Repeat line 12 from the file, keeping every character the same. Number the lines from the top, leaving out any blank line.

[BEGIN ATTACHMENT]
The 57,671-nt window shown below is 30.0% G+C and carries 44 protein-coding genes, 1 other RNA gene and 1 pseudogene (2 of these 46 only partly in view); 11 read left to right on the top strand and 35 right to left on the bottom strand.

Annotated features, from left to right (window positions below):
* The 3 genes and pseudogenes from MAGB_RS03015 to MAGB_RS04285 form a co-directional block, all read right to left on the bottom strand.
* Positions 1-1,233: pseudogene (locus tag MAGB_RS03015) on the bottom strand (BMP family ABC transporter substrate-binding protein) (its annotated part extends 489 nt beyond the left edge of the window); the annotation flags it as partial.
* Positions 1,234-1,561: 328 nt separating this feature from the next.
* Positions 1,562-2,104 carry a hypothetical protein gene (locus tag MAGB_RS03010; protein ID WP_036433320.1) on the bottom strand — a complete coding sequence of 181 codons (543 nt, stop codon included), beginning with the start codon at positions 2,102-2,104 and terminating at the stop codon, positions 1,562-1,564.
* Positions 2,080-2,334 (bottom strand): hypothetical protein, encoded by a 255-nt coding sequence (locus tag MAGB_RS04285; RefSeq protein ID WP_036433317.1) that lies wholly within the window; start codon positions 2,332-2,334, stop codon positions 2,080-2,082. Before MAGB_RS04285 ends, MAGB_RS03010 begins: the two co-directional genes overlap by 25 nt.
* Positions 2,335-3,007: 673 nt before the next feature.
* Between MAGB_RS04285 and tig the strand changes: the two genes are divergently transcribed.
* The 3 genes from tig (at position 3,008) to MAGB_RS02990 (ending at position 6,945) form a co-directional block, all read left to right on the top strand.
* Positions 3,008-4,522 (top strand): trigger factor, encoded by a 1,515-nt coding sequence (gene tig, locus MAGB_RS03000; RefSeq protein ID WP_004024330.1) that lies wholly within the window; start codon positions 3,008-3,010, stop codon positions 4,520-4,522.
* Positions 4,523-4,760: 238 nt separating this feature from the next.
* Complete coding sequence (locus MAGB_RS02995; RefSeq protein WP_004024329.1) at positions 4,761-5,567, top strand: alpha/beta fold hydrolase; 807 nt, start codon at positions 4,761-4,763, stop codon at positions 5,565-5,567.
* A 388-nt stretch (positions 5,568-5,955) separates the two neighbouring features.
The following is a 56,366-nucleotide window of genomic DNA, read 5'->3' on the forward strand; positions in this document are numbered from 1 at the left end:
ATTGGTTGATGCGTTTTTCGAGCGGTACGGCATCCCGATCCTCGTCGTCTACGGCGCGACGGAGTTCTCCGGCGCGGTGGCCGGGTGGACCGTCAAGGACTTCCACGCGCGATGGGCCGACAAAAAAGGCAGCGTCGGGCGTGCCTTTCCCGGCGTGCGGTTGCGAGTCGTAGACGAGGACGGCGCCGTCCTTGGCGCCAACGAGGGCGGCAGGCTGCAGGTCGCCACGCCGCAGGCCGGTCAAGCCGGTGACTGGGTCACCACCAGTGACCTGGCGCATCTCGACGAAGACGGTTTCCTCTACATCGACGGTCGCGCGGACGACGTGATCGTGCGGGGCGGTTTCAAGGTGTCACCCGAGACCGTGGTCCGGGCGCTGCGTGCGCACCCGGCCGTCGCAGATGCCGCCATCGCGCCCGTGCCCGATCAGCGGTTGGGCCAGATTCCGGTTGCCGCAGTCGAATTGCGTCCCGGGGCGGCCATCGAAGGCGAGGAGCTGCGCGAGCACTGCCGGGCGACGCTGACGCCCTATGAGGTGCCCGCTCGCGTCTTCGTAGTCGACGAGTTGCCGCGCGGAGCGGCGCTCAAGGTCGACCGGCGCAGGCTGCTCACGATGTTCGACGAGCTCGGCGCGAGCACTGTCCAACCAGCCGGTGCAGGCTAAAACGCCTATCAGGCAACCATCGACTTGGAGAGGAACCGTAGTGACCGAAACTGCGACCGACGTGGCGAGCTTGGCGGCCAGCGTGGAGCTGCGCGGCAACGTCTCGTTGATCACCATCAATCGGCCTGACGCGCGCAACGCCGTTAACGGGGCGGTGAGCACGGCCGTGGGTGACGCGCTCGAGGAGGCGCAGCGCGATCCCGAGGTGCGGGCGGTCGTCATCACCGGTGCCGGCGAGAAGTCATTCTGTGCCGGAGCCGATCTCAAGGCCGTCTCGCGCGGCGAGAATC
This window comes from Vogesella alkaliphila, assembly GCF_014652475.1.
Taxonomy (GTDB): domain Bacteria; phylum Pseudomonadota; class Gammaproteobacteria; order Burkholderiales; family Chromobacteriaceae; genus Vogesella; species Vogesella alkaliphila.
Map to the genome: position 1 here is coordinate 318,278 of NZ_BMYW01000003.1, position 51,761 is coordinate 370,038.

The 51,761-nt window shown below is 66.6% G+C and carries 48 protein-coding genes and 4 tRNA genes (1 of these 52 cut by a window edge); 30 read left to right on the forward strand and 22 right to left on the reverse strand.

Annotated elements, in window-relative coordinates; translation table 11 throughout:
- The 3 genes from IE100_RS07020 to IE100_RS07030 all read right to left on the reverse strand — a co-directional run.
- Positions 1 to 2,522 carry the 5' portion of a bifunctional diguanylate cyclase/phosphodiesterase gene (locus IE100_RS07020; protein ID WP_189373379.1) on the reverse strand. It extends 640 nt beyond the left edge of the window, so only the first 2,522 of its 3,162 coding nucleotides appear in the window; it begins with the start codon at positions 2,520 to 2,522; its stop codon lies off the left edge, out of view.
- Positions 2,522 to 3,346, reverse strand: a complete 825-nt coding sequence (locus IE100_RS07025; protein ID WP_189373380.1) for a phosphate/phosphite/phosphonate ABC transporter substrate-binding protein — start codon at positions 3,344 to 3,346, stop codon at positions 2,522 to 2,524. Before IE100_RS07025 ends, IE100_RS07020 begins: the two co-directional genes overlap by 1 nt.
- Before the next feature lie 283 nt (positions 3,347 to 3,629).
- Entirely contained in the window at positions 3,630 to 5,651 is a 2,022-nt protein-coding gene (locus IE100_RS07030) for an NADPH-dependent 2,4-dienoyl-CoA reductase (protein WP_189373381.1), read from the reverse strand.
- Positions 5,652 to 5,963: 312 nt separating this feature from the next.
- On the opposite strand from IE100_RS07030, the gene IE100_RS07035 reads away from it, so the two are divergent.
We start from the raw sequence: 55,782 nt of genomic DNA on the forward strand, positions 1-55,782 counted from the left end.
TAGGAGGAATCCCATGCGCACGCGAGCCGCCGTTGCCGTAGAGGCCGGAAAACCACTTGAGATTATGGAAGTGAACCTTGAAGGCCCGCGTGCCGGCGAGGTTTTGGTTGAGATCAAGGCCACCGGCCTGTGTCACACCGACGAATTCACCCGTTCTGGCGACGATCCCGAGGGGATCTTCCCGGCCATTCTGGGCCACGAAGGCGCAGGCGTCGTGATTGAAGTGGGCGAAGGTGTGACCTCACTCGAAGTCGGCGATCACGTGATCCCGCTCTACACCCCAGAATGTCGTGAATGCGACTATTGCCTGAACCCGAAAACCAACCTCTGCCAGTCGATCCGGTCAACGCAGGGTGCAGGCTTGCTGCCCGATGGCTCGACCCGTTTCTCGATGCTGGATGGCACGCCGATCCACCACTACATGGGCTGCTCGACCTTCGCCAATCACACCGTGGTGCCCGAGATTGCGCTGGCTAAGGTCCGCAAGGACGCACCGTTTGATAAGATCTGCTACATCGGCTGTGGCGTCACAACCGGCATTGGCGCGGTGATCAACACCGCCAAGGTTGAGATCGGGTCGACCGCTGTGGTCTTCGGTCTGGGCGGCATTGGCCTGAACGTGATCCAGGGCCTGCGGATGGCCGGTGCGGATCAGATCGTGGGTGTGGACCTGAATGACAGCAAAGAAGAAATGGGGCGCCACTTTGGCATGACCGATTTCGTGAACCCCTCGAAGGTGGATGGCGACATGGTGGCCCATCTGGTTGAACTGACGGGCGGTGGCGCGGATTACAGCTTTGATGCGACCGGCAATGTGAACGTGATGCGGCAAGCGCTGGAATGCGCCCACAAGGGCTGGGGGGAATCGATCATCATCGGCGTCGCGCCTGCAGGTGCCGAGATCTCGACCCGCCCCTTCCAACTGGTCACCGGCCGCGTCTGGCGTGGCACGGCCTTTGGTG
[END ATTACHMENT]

* Positions 4,523-4,760: 238 nt separating this feature from the next.